Well, I clearly wrote the last post too soon. Immediately after, I attended a staff meeting where I thoroughly embarrassed myself, and my team, in public. There are five new work streams and I’m in charge of one. We were to give reports of our progress. I prepared nothing. I thought it was going to be an informal chat. I don’t know why I thought that. The discussion had clearly indicated that it was going to be fairly formal. So I watched as the other four teams put up very professional presentations. Then it was my turn and I fumbled over myself for five minutes looking like an amateur, unprepared, unprofessional idiot.
The next day I spoke to my director. I said, “I know I dropped the ball Monday, I’m sorry. That was my fault and no one else’s.”
“Well, self-awareness is the key.” She said.
She tried to offer me a few little outs, to be nice (at least she’s nice). But I didn’t take them. I completely fucked it up. It was pathetic, and frankly it was the kind of thing you get from someone who doesn’t belong where they are. This wasn’t just, “He doesn’t have managerial experience.” This was, “He’s totally incompetent to take on this kind of project leadership.” And I am. Not only have I never had the training, I’ve never wanted it. I don’t have much interest in being a departmental co-leader. I want to have my own department, where these kinds of make-work, do-nothing projects aren’t ever assigned.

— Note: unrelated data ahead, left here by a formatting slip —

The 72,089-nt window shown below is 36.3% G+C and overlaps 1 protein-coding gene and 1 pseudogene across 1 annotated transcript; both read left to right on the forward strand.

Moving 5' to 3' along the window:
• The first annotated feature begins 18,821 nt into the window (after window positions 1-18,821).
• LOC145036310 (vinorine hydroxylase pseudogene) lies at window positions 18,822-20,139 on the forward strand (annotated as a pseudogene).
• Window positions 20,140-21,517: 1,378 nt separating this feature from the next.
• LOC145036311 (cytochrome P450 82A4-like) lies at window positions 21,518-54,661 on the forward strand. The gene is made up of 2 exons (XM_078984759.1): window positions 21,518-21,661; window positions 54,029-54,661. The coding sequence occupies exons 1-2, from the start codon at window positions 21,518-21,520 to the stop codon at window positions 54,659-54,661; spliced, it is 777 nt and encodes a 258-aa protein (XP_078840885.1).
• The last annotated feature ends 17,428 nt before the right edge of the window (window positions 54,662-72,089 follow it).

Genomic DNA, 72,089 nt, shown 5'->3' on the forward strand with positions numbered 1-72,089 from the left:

I want to lead a computer simulation program. I don’t want to lead a performance improvement department. But if I’m ever going to lead a computer simulation program, I need to prove I can function as a leader in the environment I’m in. And, well, based on the project they’ve given me, I can’t. I lack even the most basic management skills. I don’t know how to lead a meeting that isn’t about my own expertise. I don’t know how to deploy paperwork tools. I don’t know how to delegate things to people, because I don’t know how to estimate the size of tasks.
In one fell swoop, I’ve proven that I can’t do what they promoted me to do. I am in the unfamiliar, and uncomfortable place of not being good at my job. Maybe it’s time to go look for a soft-money position. Where I can hopefully get a grant, do some simulations, hire a couple of students, and quietly ride out my career writing dull papers no one will ever read. That’s what I’m good at.